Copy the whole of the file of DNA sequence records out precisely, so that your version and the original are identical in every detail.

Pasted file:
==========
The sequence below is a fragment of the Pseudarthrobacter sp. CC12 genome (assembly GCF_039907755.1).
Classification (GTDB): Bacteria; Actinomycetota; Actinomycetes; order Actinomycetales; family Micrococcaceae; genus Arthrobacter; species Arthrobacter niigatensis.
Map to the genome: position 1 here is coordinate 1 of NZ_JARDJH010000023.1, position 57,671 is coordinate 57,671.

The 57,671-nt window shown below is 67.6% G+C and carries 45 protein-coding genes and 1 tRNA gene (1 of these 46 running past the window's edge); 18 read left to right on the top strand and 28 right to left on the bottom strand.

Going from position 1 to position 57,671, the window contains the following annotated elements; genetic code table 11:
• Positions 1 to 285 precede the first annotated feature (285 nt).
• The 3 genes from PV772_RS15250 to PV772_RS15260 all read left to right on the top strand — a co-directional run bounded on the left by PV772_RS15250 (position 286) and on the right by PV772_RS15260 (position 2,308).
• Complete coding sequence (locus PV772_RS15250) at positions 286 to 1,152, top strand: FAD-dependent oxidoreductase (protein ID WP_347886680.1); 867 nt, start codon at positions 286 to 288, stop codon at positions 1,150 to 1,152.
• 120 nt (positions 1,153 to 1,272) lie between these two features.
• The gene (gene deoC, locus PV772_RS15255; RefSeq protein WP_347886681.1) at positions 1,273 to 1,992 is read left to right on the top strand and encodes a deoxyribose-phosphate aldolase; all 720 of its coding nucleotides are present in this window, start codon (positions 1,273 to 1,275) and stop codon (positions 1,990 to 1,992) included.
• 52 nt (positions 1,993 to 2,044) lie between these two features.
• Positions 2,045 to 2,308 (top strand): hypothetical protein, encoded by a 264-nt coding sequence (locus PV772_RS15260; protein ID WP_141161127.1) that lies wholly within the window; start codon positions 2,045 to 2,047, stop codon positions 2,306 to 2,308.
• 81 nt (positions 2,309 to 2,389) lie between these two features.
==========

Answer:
The sequence below is a fragment of the Pseudarthrobacter sp. CC12 genome (assembly GCF_039907755.1).
Classification (GTDB): Bacteria; Actinomycetota; Actinomycetes; order Actinomycetales; family Micrococcaceae; genus Arthrobacter; species Arthrobacter niigatensis.
Map to the genome: position 1 here is coordinate 1 of NZ_JARDJH010000023.1, position 57,671 is coordinate 57,671.

The 57,671-nt window shown below is 67.6% G+C and carries 45 protein-coding genes and 1 tRNA gene (1 of these 46 running past the window's edge); 18 read left to right on the top strand and 28 right to left on the bottom strand.

Going from position 1 to position 57,671, the window contains the following annotated elements; genetic code table 11:
• Positions 1 to 285 precede the first annotated feature (285 nt).
• The 3 genes from PV772_RS15250 to PV772_RS15260 all read left to right on the top strand — a co-directional run bounded on the left by PV772_RS15250 (position 286) and on the right by PV772_RS15260 (position 2,308).
• Complete coding sequence (locus PV772_RS15250) at positions 286 to 1,152, top strand: FAD-dependent oxidoreductase (protein ID WP_347886680.1); 867 nt, start codon at positions 286 to 288, stop codon at positions 1,150 to 1,152.
• 120 nt (positions 1,153 to 1,272) lie between these two features.
• The gene (gene deoC, locus PV772_RS15255; RefSeq protein WP_347886681.1) at positions 1,273 to 1,992 is read left to right on the top strand and encodes a deoxyribose-phosphate aldolase; all 720 of its coding nucleotides are present in this window, start codon (positions 1,273 to 1,275) and stop codon (positions 1,990 to 1,992) included.
• 52 nt (positions 1,993 to 2,044) lie between these two features.
• Positions 2,045 to 2,308 (top strand): hypothetical protein, encoded by a 264-nt coding sequence (locus PV772_RS15260; protein ID WP_141161127.1) that lies wholly within the window; start codon positions 2,045 to 2,047, stop codon positions 2,306 to 2,308.
• 81 nt (positions 2,309 to 2,389) lie between these two features.